Vetta lay before the fire, stretched out with her great head on her huge paws, looking every bit the house cat, if she weren’t ten times larger. Shadows flickered across her black and orange stripes, as Kas held up the egg.
Eggs liked heat. So they kept this one as close to it as possible.
The house was small, barely big enough for two people, let alone a man and tiger, but for now it would do. They never stayed long in one place anyway. Too many other places, too many jobs. A lord here needing someone to track down a wayward child, a lady there needing someone to put fear into those who tried to take her land. Rogue vampires who couldn’t seem to remember the agreements, and feral werewolves without a pack.
Nasty creatures with more smarts than Kas liked. But he’d seen plenty of dragon eggs, nests of them at Lyrana’s sanctuary, and this wasn’t one of them. It was too bumpy. Dragon eggs were smooth, and glistened. This…didn’t.
Kas sighed, lowered the egg to the ground and nestled it against Vette. With the fire and Vette’s fur, the egg would be safe enough. He ambled to the back of the small house, to the bed against the back wall, and fell into it. His eyes closed, and he fell asleep quicker than he was used to.
* * *
“Kas! Kas, wake up, you stupid oaf!”
He woke, emerging from a dream in which a child dragon roared and spat fire at him, crying all the while. “You killed my mama!” And, indeed, he had, before taking the boy to the sanctuary and leaving him with Lyrana, despite the boy’s claim he would come back and kill Kas one day. Perhaps when the boy did come, Kas would be ready for death.
Vette tugged on his sleeve. “Kas! You awake?”
“I’m awake. Was going on?” He reaching for the drawers, and his sword on top, fingers clasping around the hilt.
“It’s hatching!” The tiger grinned, turned and bounded back through the door, Kas scrambling out of bed, forgetting the sword, and following.
Vette had gathered a few sticks, placing them around the egg to stop it rolling too far. It sat, nestled before the fireplace, trembling. Kas knelt before it, reached out, and placed his finger against the shell. He drew it back quickly; the shell was not just warm, but hot, hotter than it should have been, considering the distance between fire and egg.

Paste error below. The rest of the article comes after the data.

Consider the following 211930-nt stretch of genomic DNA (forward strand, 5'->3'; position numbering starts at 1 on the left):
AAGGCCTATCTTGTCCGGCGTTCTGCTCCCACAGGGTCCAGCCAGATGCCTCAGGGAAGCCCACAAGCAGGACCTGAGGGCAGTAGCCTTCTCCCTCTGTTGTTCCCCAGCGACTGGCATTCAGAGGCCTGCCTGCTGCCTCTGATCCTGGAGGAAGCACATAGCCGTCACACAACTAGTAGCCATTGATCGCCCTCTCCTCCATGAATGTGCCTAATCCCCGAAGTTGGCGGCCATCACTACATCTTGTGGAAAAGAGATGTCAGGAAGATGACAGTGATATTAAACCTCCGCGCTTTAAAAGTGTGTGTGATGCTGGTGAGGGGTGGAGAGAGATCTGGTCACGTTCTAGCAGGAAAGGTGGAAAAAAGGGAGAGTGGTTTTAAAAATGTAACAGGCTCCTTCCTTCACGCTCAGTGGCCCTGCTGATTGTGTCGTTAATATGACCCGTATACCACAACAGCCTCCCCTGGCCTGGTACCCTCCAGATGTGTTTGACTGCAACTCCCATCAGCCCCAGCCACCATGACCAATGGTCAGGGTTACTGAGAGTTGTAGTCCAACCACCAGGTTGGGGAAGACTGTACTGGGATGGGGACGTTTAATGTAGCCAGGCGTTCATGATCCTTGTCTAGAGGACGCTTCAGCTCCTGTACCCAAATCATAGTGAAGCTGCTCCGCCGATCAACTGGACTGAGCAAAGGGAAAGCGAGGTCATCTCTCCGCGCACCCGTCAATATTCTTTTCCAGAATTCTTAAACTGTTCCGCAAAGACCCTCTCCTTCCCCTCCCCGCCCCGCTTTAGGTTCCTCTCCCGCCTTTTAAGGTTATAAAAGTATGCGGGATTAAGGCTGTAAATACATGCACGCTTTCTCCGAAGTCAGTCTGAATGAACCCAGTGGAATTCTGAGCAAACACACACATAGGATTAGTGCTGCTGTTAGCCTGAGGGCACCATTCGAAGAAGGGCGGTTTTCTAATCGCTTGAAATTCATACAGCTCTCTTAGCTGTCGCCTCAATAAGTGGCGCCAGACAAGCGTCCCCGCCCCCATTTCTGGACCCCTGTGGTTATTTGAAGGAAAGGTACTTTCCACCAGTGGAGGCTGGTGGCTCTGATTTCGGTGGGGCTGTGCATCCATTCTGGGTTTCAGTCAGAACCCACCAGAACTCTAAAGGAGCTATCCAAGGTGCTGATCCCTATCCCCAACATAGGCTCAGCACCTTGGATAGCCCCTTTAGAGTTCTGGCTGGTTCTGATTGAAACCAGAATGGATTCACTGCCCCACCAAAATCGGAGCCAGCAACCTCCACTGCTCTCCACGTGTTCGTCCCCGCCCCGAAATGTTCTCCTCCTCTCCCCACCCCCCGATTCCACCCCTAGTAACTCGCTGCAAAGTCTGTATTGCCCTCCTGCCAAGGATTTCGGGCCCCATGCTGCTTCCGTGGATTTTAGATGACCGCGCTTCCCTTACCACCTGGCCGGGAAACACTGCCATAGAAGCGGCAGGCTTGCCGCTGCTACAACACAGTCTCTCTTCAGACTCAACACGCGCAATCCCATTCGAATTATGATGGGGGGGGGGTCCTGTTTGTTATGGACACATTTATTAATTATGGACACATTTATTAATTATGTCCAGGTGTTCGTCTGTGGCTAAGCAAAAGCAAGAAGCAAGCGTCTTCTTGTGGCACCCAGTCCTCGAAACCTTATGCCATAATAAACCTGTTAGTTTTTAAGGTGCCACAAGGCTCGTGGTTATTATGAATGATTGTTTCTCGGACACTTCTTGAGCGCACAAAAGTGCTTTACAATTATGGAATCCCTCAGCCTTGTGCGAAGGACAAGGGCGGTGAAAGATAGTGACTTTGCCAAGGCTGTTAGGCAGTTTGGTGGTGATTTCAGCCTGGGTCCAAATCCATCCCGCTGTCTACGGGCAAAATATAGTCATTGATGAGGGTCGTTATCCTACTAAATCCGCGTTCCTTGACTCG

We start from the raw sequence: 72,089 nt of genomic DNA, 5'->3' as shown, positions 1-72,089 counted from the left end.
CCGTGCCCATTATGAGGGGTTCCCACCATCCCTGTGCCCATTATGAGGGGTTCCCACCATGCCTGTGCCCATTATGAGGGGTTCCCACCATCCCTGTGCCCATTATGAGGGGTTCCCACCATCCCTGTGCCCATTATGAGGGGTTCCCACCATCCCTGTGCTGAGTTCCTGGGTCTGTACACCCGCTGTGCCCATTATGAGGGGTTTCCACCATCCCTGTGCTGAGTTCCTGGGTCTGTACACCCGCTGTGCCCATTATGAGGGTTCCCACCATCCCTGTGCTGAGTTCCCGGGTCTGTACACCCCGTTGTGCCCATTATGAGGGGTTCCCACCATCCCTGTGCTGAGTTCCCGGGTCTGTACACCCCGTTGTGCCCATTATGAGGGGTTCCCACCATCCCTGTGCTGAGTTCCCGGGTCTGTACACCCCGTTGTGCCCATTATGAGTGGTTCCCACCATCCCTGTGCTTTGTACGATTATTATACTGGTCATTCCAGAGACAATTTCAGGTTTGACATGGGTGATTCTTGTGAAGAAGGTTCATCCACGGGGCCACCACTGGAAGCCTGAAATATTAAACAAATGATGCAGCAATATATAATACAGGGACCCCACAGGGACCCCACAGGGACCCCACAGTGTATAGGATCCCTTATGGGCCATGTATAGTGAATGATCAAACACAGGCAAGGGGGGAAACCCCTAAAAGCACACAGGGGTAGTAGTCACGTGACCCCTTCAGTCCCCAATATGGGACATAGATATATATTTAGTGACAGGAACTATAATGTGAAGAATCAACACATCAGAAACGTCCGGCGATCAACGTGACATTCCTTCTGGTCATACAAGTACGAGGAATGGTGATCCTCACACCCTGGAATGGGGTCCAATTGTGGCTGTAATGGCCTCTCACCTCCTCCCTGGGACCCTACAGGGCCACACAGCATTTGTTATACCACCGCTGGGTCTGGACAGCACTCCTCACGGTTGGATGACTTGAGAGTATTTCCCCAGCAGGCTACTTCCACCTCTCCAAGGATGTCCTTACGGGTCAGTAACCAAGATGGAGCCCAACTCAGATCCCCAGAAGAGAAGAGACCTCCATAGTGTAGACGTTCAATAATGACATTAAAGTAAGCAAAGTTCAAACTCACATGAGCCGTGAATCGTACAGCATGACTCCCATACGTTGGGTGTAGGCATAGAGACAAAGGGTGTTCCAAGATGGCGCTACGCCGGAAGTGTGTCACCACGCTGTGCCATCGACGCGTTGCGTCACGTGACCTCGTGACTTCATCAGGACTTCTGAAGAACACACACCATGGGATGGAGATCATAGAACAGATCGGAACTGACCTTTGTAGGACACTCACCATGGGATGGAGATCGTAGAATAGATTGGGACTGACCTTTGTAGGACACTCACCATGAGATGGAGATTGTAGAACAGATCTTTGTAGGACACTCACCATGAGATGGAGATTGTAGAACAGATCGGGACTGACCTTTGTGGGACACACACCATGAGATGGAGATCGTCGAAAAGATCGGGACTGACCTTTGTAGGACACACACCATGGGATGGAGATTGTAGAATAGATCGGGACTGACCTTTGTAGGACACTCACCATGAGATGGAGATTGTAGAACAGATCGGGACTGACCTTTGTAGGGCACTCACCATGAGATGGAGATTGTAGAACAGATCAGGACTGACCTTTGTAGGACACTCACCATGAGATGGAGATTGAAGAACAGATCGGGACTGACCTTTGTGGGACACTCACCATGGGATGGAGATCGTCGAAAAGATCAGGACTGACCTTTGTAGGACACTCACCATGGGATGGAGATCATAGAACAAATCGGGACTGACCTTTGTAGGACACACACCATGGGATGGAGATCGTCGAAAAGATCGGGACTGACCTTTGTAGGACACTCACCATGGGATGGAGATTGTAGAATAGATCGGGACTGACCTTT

Perhaps, really, that was all it was. A misshapen dragon egg, about to reveal the small lizard-like creature curled up inside. They should have taken it to the sanctuary, at least there it would have been properly cared for, and they could have contained the first fire bursts to come from the creature.
Vette padded forward, and Kas grabbed the scruff of her neck, pulling her back.
“Don’t,” he said. “We have no clue what’s inside.”
“It’s a child,” Vette replied, “whatever it is. It’s going to need-”
“It could be a dangerous child, Vette! A dragon, maybe.”
“That’s no dragon egg, you can tell, it’s-”
She fell silent, as a crack appeared in the top of the egg. It shook again, this time so hard it knocked in the makeshift nest. Sticks scattered across the floor and the egg went down, smashing against wood.
“No!” Vette cried, eyes widening. She had never been the maternal sort, but protective? Always. And her tiger form, the form the witch had trapped her in, brought that out even more. She skidded forward, then stopped, looking first at the egg, then at Kas.
He knelt, looking at the crack running along the shell, and gently poked it, before putting his hand over one half, and lifting it up.
“It’s okay,” he said. “It’s okay. I think…” He removed the half-shell, and stared at the stunned, dazed figure lying against the other side. The size of his hand, a humanoid body, arms spread and wings stretching out from a tiny back. They fluttered, and the figure sighed, opened her eyes, and grinned.
Kas staggered back, as the small creature threw herself into the air, tumbled, and came straight at him. Vette watched, gaze following the darting, dancing thing as it came after Kas. He knocked into one of the chairs, almost fell, but managed to keep himself upright, as the small, flying girl hit his chest and stuck there, arms stretched out.
Kas sighed, closing his eyes as he exhaled. He’d seen them, before; tricky, nasty, mischievous little beasts, never had a single pleasant experience with one of them. But they’d found the egg, they’d taken care of it, and he’d been the first thing she’d seen when hatching.
She snuggled against him for a moment, before climbing onto his shoulder and settling there, small wings fluttering, a contended smile on her face as Vette bit her lip, suppressing the urge to laugh.
“Well,” Vette said, “go on, Kas. Name your daughter.”
Kas rolled his eyes. Fairies. Of all possible things that could have been waiting in the egg, it had to be a damn fairy.
“Kas,” Vette urged.
On his shoulder, a small voice squeaked, “Kas! Mummy!”
Vette burst out laughing, and Kas sat on the nearest chair, the fairy giggling, like a child who didn’t understand what they were laughing at, but who found the whole thing hilarious, all the same.